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By SONI SANGHA and PHYLLIS FURMAN DAILY NEWS WRITERS
A shy Manhattan schoolgirl who gets a kick out of nursery songs and TV themes was among 261 people sued yesterday for downloading music from the Internet.
Brianna LaHara, a curly-haired 12-year-old honor student who started seventh grade yesterday at St. Gregory the Great Catholic school on W. 90th St., couldn't believe she's one of the "major offenders" the music moguls are after.
"Oh, my God, what's going to happen now?" she asked after hearing of the suit. "My stomach is all in knots."
Told she may have to go to court, Brianna's eyes widened behind wire-rimmed glasses and she said, "I'm just shocked that of all the people that do this, I'm on the list."
The Recording Industry Association of America (news - web sites) said the suits filed yesterday included about 60 that targeted suspects in New York who downloaded more than 1,000 songs.
The group blames computer users such as Brianna, who use software programs to trade music with others on the Internet, for a 30% drop in music sales.
Each person sued yesterday could be liable for fines up to $150,000 for each poached track.
Experts had predicted a large number of the suits likely would name youngsters.
"Nobody likes playing the heavy and having to resort to litigation, but when your product is being regularly stolen, there comes a time when you have to take appropriate action," said Carey Sherman, president of the recording association.
Sherman warned that the group may file thousands more lawsuits against people who use programs like KaZaA, Grokster, Gnutella (news - web sites), Blubster and iMesh.
Brianna's mother, Sylvia, 40, director of a nurse placement agency, said her daughter was helping her 9-year-old brother with his homework when the Daily News arrived at their apartment on W. 84th St. with word about the suit.
"For crying out loud, she's just a child," the mother said. "This isn't like those people who say, 'My son is a good boy,' and he's holding a bloody knife. All we did was use a service."
The mother said she signed up for KaZaA, paying a $29.95 fee. "If you're paying for it, you're not stealing it, so what is this all about?" she asked.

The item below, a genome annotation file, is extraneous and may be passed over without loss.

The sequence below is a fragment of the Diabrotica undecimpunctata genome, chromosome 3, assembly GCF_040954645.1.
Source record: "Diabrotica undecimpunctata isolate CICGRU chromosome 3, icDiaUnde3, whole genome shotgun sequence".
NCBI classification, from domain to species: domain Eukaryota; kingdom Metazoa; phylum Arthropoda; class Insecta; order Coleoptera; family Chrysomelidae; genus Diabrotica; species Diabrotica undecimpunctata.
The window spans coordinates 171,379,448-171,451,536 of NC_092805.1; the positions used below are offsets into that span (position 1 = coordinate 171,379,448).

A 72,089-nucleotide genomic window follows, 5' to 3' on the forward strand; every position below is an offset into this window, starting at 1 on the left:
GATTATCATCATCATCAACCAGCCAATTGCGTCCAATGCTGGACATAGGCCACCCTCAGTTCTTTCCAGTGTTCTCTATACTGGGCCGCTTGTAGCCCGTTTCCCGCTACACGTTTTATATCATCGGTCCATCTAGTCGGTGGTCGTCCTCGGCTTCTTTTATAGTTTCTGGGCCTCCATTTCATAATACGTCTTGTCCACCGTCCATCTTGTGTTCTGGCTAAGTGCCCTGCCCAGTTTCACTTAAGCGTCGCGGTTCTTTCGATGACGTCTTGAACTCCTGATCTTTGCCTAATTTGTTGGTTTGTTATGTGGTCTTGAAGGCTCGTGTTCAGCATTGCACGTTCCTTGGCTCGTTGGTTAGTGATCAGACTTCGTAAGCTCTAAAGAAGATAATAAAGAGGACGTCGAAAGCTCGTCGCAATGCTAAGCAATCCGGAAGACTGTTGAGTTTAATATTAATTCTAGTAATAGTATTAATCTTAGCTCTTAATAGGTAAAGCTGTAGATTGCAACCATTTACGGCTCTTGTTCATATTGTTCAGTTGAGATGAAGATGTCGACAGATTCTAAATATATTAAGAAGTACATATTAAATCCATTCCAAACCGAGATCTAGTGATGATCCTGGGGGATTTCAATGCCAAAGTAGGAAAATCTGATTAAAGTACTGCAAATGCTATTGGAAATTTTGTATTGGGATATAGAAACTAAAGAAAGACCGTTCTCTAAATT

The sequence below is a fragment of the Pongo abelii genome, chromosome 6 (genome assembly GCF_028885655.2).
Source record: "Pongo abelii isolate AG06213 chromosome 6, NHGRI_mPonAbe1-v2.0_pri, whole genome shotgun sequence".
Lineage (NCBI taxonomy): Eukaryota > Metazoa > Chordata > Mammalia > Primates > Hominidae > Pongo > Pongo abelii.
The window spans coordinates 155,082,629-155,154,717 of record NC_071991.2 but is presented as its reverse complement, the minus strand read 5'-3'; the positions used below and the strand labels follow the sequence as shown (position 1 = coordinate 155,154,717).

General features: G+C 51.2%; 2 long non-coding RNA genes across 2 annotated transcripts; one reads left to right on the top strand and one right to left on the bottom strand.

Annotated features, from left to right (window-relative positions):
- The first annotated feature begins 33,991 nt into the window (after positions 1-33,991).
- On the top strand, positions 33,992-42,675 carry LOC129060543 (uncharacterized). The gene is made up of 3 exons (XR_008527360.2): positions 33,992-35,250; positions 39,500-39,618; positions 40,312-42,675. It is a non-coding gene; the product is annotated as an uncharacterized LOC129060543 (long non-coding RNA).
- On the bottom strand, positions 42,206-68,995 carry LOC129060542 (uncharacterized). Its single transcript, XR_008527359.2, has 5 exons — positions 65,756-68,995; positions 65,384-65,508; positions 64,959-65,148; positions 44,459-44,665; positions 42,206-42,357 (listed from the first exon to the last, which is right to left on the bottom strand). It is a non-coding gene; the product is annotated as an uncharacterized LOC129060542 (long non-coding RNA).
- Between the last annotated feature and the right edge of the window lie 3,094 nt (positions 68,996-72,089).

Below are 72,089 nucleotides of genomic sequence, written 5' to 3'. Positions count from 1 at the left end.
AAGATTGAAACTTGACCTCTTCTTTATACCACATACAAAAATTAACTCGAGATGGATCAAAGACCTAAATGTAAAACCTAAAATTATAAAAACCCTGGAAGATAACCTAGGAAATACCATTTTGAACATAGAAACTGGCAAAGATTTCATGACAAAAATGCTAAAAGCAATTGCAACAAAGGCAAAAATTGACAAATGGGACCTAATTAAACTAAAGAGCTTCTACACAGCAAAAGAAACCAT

She said Brianna downloaded music by Christina Aguilera and Mariah Carey, along with the themes to television shows like "Family Matters" and "Full House" - and even the nursery song, "If You're Happy and You Know It."
"That's really threatening to the music industry," she scoffed.
"If this was something we were profiting from, that's one thing. But we were just listening and sometimes dancing to the music," said the mother.
She vowed to get a lawyer to fight the suit, which she termed "ridiculous."
Girl, 12, Settles Piracy Suit for $2,000 Tue Sep 9, 7:19 PM ET
By TED BRIDIS, AP Technology Writer
WASHINGTON - A 12-year-old girl in New York who was among the first to be sued by the record industry for sharing music over the Internet is off the hook after her mother agreed Tuesday to pay $2,000 to settle the lawsuit, apologizing and admitting that her daughter's actions violated U.S. copyright laws.
The hurried settlement involving Brianna LaHara, an honors student, was the first announced one day after the Recording Industry Association of America (news - web sites) filed 261 such lawsuits across the country. Lawyers for the RIAA said Brianna's mother, Sylvia Torres, contacted them early Tuesday to negotiate.
"We understand now that file-sharing the music was illegal," Torres said in a statement distributed by the recording industry. "You can be sure Brianna won't be doing it anymore."
Brianna added: "I am sorry for what I have done. I love music and don't want to hurt the artists I love."
The case against Brianna was a potential minefield for the music industry from a public relations standpoint. The family lives in a city housing project on New York's Upper West Side, and they said they mistakenly believed they were entitled to download music over the Internet because they had paid $29.99 for software that gives them access to online file-sharing services.
Even in the hours before the settlement was announced, Brianna was emerging as an example of what critics said was overzealous enforcement by the powerful music industry.
The top lawyer for Verizon Communications Inc. charged earlier Tuesday during a Senate hearing that music lawyers had resorted to a "campaign against 12-year-old girls" rather than trying to help consumers turn to legal sources for songs online. Verizon's Internet subsidiary is engaged in a protracted legal fight against the RIAA over copyright subpoenas sent Verizon customers.
Sen. Dick Durbin, D-Ill., also alluded to Brianna's case.
"Are you headed to junior high schools to round up the usual suspects?" Durbin asked RIAA President Cary Sherman during a Senate Judiciary hearing.
Durbin said he appreciated the piracy threat to the recording industry, but added, "I think you have a tough public relations campaign to go after the offenders without appearing heavy-handed in the process."
Sherman responded that most people don't shoplift because they fear they'll be arrested.
"We're trying to let people know they may get caught, therefore they should not engage in this behavior," Sherman said. "Yes, there are going to be some kids caught in this, but you'd be surprised at how many adults are engaged in this activity."